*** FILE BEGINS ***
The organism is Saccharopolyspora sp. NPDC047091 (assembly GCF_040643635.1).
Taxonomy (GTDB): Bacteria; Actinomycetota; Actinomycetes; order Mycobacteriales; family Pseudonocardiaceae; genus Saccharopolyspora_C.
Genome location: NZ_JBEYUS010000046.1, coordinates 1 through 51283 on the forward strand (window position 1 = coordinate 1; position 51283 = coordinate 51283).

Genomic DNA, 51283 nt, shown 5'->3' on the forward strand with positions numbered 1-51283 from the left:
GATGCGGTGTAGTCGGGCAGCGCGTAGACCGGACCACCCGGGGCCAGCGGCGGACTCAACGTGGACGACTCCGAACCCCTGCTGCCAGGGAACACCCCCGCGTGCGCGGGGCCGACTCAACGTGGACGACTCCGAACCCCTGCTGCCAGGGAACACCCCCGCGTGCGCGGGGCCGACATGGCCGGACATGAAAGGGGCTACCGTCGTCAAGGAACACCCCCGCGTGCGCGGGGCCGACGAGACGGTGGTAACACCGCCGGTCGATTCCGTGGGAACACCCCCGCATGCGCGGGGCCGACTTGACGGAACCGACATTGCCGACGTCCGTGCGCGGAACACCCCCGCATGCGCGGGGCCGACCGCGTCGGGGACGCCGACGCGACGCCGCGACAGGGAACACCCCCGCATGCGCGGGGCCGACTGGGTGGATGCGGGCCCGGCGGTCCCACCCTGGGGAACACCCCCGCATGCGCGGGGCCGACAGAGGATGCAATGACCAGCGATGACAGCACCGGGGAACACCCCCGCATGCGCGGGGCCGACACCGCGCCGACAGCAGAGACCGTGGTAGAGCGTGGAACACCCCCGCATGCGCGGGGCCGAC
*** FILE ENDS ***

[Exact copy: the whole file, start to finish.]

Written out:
The organism is Saccharopolyspora sp. NPDC047091 (assembly GCF_040643635.1).
Taxonomy (GTDB): Bacteria; Actinomycetota; Actinomycetes; order Mycobacteriales; family Pseudonocardiaceae; genus Saccharopolyspora_C.
Genome location: NZ_JBEYUS010000046.1, coordinates 1 through 51283 on the forward strand (window position 1 = coordinate 1; position 51283 = coordinate 51283).

Genomic DNA, 51283 nt, shown 5'->3' on the forward strand with positions numbered 1-51283 from the left:
GATGCGGTGTAGTCGGGCAGCGCGTAGACCGGACCACCCGGGGCCAGCGGCGGACTCAACGTGGACGACTCCGAACCCCTGCTGCCAGGGAACACCCCCGCGTGCGCGGGGCCGACTCAACGTGGACGACTCCGAACCCCTGCTGCCAGGGAACACCCCCGCGTGCGCGGGGCCGACATGGCCGGACATGAAAGGGGCTACCGTCGTCAAGGAACACCCCCGCGTGCGCGGGGCCGACGAGACGGTGGTAACACCGCCGGTCGATTCCGTGGGAACACCCCCGCATGCGCGGGGCCGACTTGACGGAACCGACATTGCCGACGTCCGTGCGCGGAACACCCCCGCATGCGCGGGGCCGACCGCGTCGGGGACGCCGACGCGACGCCGCGACAGGGAACACCCCCGCATGCGCGGGGCCGACTGGGTGGATGCGGGCCCGGCGGTCCCACCCTGGGGAACACCCCCGCATGCGCGGGGCCGACAGAGGATGCAATGACCAGCGATGACAGCACCGGGGAACACCCCCGCATGCGCGGGGCCGACACCGCGCCGACAGCAGAGACCGTGGTAGAGCGTGGAACACCCCCGCATGCGCGGGGCCGAC